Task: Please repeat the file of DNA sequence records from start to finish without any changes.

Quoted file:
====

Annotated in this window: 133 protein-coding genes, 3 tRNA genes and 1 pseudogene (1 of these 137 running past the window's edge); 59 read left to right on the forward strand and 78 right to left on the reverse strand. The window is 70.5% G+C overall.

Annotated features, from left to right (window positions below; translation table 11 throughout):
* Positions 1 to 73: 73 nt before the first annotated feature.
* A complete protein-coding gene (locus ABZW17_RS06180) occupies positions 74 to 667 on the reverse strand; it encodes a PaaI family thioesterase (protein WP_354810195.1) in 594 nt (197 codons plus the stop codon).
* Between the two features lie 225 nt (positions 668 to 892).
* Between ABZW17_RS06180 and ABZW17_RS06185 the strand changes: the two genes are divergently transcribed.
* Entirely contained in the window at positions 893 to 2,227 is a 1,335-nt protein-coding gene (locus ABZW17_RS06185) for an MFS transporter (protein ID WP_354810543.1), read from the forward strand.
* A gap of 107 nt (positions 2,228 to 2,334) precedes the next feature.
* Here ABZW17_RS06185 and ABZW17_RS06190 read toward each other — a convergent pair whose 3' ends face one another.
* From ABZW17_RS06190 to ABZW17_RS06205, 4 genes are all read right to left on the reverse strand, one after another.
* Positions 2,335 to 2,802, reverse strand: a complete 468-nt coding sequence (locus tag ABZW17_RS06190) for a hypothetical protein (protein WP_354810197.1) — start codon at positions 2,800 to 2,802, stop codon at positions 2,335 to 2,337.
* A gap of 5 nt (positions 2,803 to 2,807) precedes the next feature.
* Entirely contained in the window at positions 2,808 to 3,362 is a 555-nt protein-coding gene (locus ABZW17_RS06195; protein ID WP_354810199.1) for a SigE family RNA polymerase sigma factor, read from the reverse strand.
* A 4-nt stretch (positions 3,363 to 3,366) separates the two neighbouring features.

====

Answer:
Annotated in this window: 133 protein-coding genes, 3 tRNA genes and 1 pseudogene (1 of these 137 running past the window's edge); 59 read left to right on the forward strand and 78 right to left on the reverse strand. The window is 70.5% G+C overall.

Annotated features, from left to right (window positions below; translation table 11 throughout):
* Positions 1 to 73: 73 nt before the first annotated feature.
* A complete protein-coding gene (locus ABZW17_RS06180) occupies positions 74 to 667 on the reverse strand; it encodes a PaaI family thioesterase (protein WP_354810195.1) in 594 nt (197 codons plus the stop codon).
* Between the two features lie 225 nt (positions 668 to 892).
* Between ABZW17_RS06180 and ABZW17_RS06185 the strand changes: the two genes are divergently transcribed.
* Entirely contained in the window at positions 893 to 2,227 is a 1,335-nt protein-coding gene (locus ABZW17_RS06185) for an MFS transporter (protein ID WP_354810543.1), read from the forward strand.
* A gap of 107 nt (positions 2,228 to 2,334) precedes the next feature.
* Here ABZW17_RS06185 and ABZW17_RS06190 read toward each other — a convergent pair whose 3' ends face one another.
* From ABZW17_RS06190 to ABZW17_RS06205, 4 genes are all read right to left on the reverse strand, one after another.
* Positions 2,335 to 2,802, reverse strand: a complete 468-nt coding sequence (locus tag ABZW17_RS06190) for a hypothetical protein (protein WP_354810197.1) — start codon at positions 2,800 to 2,802, stop codon at positions 2,335 to 2,337.
* A gap of 5 nt (positions 2,803 to 2,807) precedes the next feature.
* Entirely contained in the window at positions 2,808 to 3,362 is a 555-nt protein-coding gene (locus ABZW17_RS06195; protein ID WP_354810199.1) for a SigE family RNA polymerase sigma factor, read from the reverse strand.
* A 4-nt stretch (positions 3,363 to 3,366) separates the two neighbouring features.